But it was not only her story that struck him. “We got really emotional when she told us about the last time she’d seen her father,” he said. “Before she went to see him in prison, her aunt asked her to promise not to cry so that her father’s last image wouldn’t be of her in tears. She said she swallowed those tears and had never cried since.”

Scenes from El abismo del olvido
Scenes from El abismo del olvido (The Abyss of Forgetting). Illustration: Astiberri

Roca soon realised that Pepica Celda’s story would have an appalling resonance for many other people. “This isn’t just about Pepica, it’s about so many other families that only have that very human urge to be able to get their loved ones out of a mass grave and bury them with dignity,” he said. “It’s about being able to say goodbye and to close up those wounds and turn the page. Take away all the politics – which muddy all this in Spain – and it’s just something totally human that any of us would want to do.”

No less important a character in the book is the extraordinary figure of Leoncio Badía, a young republican gravedigger who risked his life by logging the identities of the murdered men he buried in Paterna and snipping off locks of hair and fragments of their clothing to give to their grieving families.

Badía’s bravery and kindness was never forgotten by the families he helped, but his actions only came fully to light a decade ago when archaeologists exhuming the graves he had dug came across tiny glass bottles that had been buried with the bodies. The bottles contained rolled-up pieces of paper with the name of the victim and the date of their death; Badía had hidden them on the bodies so that they could be identified in the future.

Although the novel draws its emotive power from images of Badía’s little bottles, of Pepe Celda’s black hair turning white as he waits for death and of his daughter’s still-denied tears, its digressive reflections also invite the reader to consider the importance of a decent burial. Interspersed with their stories are pages that revisit the Iliad and Achilles’ furious and vengeful refusal to surrender the body of Hector to his grieving family.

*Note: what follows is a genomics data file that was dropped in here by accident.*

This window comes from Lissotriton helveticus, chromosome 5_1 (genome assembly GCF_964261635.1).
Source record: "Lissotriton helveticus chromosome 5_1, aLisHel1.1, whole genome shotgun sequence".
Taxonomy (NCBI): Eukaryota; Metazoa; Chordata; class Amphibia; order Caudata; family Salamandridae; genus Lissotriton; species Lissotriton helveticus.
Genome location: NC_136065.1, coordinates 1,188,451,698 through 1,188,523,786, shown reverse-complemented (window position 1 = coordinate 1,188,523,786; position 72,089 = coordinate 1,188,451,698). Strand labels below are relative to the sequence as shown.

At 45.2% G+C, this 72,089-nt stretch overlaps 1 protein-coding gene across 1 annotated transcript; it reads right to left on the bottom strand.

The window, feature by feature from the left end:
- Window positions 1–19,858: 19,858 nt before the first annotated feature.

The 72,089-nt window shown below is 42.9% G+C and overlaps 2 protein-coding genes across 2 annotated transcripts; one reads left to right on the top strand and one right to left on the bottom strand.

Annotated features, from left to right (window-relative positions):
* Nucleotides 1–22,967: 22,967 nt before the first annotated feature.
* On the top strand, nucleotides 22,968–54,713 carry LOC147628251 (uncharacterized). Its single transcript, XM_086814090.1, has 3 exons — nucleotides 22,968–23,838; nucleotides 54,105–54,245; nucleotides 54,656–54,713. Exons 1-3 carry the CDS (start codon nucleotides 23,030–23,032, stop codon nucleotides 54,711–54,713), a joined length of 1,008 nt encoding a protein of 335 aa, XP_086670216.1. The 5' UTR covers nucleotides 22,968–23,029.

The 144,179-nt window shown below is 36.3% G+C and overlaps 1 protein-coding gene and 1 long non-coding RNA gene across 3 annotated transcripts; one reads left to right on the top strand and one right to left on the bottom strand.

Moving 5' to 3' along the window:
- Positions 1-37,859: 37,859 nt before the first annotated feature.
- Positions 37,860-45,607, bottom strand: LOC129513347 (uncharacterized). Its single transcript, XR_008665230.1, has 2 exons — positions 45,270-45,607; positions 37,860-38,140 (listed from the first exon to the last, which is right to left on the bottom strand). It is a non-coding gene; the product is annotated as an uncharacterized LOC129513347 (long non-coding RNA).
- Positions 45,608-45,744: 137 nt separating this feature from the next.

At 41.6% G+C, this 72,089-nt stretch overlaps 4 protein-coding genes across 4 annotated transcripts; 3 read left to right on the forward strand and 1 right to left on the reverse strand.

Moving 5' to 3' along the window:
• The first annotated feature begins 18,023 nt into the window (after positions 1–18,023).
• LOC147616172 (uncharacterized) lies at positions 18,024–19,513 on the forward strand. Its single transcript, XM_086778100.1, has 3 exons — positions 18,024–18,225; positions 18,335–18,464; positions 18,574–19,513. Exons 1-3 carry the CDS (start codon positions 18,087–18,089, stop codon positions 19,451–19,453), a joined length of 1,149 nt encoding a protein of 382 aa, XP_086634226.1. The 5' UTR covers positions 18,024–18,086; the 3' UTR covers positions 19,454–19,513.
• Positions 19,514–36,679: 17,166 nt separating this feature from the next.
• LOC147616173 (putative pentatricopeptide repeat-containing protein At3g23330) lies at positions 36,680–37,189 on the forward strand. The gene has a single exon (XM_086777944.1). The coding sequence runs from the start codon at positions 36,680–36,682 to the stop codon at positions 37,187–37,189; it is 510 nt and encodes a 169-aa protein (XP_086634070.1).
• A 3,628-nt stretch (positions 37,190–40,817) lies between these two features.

Scenes from El abismo del olvido
The novel invites the reader to consider the importance of a decent burial. Illustration: Astiberri

Terrasa, who knows only too well that today’s newspapers “are the wrappers for tomorrow’s sandwiches”, hopes the form, content and poignant simplicity of El abismo del olvido will cut through some of the political noise. He and Roca also hope it will remind people of what happened, and of the thousands of Spaniards who still lie in mass graves waiting to be reclaimed and reburied by their families.

History, however, has taught them not to expect too much. “Take the place in Paterna where they shot José Celda and 2,000 other people,” Terrasa said. “There’s no plaque or memorial at all like you’d find in any other civilised European country. If you go there now, you might find a bunch of now-rotten republican wreaths that were left by a memorial association, but the rest is rubbish and bottles.”

The book ends with a picture of that refuse-strewn mass murder scene, and with a rhetorical question: “You can tell a lot about a society from the way it buries its dead. What would they say about ours?”